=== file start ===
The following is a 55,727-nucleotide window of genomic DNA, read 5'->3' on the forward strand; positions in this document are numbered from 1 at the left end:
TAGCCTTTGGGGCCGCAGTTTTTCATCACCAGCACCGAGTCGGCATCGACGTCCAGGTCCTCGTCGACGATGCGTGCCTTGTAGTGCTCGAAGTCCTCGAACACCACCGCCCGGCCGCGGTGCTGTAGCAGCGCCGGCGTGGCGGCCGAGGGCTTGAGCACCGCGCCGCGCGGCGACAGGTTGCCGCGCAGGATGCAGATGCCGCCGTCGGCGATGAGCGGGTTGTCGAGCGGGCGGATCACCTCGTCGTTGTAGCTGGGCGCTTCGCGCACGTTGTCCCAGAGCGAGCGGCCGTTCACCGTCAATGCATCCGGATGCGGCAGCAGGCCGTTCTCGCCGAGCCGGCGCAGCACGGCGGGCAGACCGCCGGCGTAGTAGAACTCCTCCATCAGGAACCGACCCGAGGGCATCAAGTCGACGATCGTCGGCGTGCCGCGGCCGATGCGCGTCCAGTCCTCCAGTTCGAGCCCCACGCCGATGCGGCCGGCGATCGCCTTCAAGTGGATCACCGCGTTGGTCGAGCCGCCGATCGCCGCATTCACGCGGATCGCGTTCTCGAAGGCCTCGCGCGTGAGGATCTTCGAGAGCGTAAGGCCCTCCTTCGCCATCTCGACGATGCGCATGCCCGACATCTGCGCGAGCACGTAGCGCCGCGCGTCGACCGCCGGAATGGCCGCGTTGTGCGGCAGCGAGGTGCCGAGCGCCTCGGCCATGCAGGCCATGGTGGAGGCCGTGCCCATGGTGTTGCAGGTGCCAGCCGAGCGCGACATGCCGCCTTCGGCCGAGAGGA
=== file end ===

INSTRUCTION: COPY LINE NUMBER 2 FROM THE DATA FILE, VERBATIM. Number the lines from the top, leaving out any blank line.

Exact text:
TAGCCTTTGGGGCCGCAGTTTTTCATCACCAGCACCGAGTCGGCATCGACGTCCAGGTCCTCGTCGACGATGCGTGCCTTGTAGTGCTCGAAGTCCTCGAACACCACCGCCCGGCCGCGGTGCTGTAGCAGCGCCGGCGTGGCGGCCGAGGGCTTGAGCACCGCGCCGCGCGGCGACAGGTTGCCGCGCAGGATGCAGATGCCGCCGTCGGCGATGAGCGGGTTGTCGAGCGGGCGGATCACCTCGTCGTTGTAGCTGGGCGCTTCGCGCACGTTGTCCCAGAGCGAGCGGCCGTTCACCGTCAATGCATCCGGATGCGGCAGCAGGCCGTTCTCGCCGAGCCGGCGCAGCACGGCGGGCAGACCGCCGGCGTAGTAGAACTCCTCCATCAGGAACCGACCCGAGGGCATCAAGTCGACGATCGTCGGCGTGCCGCGGCCGATGCGCGTCCAGTCCTCCAGTTCGAGCCCCACGCCGATGCGGCCGGCGATCGCCTTCAAGTGGATCACCGCGTTGGTCGAGCCGCCGATCGCCGCATTCACGCGGATCGCGTTCTCGAAGGCCTCGCGCGTGAGGATCTTCGAGAGCGTAAGGCCCTCCTTCGCCATCTCGACGATGCGCATGCCCGACATCTGCGCGAGCACGTAGCGCCGCGCGTCGACCGCCGGAATGGCCGCGTTGTGCGGCAGCGAGGTGCCGAGCGCCTCGGCCATGCAGGCCATGGTGGAGGCCGTGCCCATGGTGTTGCAGGTGCCAGCCGAGCGCGACATGCCGCCTTCGGCCGAGAGGA